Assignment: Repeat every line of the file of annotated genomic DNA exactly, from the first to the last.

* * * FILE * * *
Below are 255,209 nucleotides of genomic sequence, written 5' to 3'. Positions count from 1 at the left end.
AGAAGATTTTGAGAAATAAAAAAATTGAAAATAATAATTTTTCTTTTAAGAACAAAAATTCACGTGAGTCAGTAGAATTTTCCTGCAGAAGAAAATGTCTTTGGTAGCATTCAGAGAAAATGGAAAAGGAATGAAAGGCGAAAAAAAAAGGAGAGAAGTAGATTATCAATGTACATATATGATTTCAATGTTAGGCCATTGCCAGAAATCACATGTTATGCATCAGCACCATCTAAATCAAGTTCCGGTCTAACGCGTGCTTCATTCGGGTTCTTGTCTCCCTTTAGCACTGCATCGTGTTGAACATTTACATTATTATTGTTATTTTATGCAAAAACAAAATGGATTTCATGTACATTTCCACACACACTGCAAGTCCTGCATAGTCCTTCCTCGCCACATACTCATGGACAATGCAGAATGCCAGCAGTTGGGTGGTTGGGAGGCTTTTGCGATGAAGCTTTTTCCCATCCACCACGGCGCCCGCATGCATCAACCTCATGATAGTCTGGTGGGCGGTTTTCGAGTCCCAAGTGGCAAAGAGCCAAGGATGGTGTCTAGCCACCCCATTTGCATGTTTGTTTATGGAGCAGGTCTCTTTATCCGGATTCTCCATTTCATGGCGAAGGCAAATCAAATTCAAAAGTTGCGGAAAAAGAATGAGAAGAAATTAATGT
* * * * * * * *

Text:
Below are 255,209 nucleotides of genomic sequence, written 5' to 3'. Positions count from 1 at the left end.
AGAAGATTTTGAGAAATAAAAAAATTGAAAATAATAATTTTTCTTTTAAGAACAAAAATTCACGTGAGTCAGTAGAATTTTCCTGCAGAAGAAAATGTCTTTGGTAGCATTCAGAGAAAATGGAAAAGGAATGAAAGGCGAAAAAAAAAGGAGAGAAGTAGATTATCAATGTACATATATGATTTCAATGTTAGGCCATTGCCAGAAATCACATGTTATGCATCAGCACCATCTAAATCAAGTTCCGGTCTAACGCGTGCTTCATTCGGGTTCTTGTCTCCCTTTAGCACTGCATCGTGTTGAACATTTACATTATTATTGTTATTTTATGCAAAAACAAAATGGATTTCATGTACATTTCCACACACACTGCAAGTCCTGCATAGTCCTTCCTCGCCACATACTCATGGACAATGCAGAATGCCAGCAGTTGGGTGGTTGGGAGGCTTTTGCGATGAAGCTTTTTCCCATCCACCACGGCGCCCGCATGCATCAACCTCATGATAGTCTGGTGGGCGGTTTTCGAGTCCCAAGTGGCAAAGAGCCAAGGATGGTGTCTAGCCACCCCATTTGCATGTTTGTTTATGGAGCAGGTCTCTTTATCCGGATTCTCCATTTCATGGCGAAGGCAAATCAAATTCAAAAGTTGCGGAAAAAGAATGAGAAGAAATTAATGT